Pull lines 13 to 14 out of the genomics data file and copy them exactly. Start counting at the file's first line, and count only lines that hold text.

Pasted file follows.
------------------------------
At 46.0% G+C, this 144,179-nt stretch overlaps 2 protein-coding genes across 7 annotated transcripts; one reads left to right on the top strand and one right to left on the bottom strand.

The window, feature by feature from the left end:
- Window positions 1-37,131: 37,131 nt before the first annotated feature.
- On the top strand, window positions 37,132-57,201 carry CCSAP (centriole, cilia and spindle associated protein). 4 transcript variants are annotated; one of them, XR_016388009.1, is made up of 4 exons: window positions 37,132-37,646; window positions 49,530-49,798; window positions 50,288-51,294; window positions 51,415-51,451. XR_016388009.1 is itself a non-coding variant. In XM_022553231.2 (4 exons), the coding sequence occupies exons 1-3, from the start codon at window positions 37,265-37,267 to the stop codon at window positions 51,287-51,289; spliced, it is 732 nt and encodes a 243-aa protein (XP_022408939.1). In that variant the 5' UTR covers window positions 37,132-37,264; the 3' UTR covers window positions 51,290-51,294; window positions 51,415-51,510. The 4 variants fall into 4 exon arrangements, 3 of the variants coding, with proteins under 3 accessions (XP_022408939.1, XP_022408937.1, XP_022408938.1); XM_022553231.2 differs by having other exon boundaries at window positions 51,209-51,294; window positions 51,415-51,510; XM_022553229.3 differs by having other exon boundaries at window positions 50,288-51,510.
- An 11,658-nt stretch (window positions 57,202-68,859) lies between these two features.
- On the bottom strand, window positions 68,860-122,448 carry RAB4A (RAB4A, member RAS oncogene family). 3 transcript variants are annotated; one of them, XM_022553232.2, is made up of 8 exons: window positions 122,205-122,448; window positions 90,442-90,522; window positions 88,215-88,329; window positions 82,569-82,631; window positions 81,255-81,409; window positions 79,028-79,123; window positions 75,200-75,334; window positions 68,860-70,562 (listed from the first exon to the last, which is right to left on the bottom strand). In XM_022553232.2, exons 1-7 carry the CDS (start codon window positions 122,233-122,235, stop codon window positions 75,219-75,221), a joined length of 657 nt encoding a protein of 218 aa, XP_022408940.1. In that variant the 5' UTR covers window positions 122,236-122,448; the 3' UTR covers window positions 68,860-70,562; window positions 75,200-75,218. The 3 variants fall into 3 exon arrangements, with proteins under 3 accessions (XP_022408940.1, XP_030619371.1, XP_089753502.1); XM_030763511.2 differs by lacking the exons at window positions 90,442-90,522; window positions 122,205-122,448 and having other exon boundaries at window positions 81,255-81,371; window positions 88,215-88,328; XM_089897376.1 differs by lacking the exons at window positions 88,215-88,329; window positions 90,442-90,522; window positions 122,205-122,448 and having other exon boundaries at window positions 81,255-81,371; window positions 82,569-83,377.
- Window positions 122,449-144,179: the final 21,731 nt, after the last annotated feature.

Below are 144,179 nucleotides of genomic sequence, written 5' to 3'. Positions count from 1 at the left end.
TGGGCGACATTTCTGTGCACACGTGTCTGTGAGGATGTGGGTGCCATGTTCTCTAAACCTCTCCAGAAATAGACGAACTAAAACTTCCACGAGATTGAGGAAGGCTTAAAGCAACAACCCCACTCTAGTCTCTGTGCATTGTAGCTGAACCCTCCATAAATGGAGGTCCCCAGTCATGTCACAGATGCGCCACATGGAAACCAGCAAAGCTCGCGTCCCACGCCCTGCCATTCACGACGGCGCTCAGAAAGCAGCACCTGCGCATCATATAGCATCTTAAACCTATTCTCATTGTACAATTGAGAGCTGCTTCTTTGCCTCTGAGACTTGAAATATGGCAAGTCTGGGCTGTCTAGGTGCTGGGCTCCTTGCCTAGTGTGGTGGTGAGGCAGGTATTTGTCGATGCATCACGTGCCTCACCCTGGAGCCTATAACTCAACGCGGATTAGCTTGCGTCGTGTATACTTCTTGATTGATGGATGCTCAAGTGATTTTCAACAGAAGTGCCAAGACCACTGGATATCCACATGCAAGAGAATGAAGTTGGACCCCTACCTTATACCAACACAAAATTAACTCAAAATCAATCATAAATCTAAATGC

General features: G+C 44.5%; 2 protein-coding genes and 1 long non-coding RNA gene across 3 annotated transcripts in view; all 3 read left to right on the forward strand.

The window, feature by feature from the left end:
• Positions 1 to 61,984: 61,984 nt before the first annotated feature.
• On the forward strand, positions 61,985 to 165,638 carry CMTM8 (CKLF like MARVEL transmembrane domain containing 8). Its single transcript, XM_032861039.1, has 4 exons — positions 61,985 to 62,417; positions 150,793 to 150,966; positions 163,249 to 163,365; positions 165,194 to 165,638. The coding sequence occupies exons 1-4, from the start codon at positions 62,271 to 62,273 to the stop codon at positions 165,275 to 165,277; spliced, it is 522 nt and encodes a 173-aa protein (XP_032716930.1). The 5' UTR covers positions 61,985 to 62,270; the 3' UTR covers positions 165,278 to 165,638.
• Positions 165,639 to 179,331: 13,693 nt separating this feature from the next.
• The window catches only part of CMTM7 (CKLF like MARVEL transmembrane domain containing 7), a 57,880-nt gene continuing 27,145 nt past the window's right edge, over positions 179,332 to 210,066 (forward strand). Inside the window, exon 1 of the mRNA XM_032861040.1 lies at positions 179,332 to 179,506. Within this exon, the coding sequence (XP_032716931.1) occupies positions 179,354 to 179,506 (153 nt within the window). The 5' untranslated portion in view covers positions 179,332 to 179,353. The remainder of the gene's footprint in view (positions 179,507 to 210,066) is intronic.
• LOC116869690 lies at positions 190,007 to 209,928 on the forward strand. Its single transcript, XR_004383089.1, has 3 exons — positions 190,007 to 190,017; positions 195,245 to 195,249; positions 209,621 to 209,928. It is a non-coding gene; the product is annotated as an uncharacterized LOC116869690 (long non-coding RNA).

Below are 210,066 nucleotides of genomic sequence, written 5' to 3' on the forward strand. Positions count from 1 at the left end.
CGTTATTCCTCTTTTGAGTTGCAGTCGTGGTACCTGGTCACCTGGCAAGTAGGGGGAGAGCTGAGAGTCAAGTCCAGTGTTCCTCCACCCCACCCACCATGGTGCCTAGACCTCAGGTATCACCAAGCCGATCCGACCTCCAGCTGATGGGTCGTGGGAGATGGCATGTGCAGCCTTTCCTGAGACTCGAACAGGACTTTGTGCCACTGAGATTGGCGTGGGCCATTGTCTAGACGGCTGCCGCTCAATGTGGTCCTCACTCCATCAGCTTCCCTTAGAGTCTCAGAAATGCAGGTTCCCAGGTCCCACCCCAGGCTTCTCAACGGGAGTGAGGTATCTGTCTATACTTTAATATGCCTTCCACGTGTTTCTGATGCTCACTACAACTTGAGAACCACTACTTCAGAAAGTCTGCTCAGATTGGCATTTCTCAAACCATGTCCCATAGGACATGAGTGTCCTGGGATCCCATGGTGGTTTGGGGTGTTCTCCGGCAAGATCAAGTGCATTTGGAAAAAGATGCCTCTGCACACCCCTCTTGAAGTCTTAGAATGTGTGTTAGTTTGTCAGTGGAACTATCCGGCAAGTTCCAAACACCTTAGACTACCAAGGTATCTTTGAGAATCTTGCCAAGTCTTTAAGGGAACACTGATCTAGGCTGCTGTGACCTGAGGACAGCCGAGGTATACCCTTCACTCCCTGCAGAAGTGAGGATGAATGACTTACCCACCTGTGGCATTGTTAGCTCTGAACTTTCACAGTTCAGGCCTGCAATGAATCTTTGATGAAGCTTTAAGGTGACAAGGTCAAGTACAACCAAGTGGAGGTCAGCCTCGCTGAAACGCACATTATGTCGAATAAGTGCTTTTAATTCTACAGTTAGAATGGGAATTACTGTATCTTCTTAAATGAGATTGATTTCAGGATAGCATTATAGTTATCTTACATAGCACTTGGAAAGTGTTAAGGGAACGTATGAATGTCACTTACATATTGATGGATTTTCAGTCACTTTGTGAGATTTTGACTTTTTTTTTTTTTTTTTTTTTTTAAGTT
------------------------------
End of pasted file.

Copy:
• On the forward strand, positions 61,985 to 165,638 carry CMTM8 (CKLF like MARVEL transmembrane domain containing 8). Its single transcript, XM_032861039.1, has 4 exons — positions 61,985 to 62,417; positions 150,793 to 150,966; positions 163,249 to 163,365; positions 165,194 to 165,638. The coding sequence occupies exons 1-4, from the start codon at positions 62,271 to 62,273 to the stop codon at positions 165,275 to 165,277; spliced, it is 522 nt and encodes a 173-aa protein (XP_032716930.1). The 5' UTR covers positions 61,985 to 62,270; the 3' UTR covers positions 165,278 to 165,638.
• Positions 165,639 to 179,331: 13,693 nt separating this feature from the next.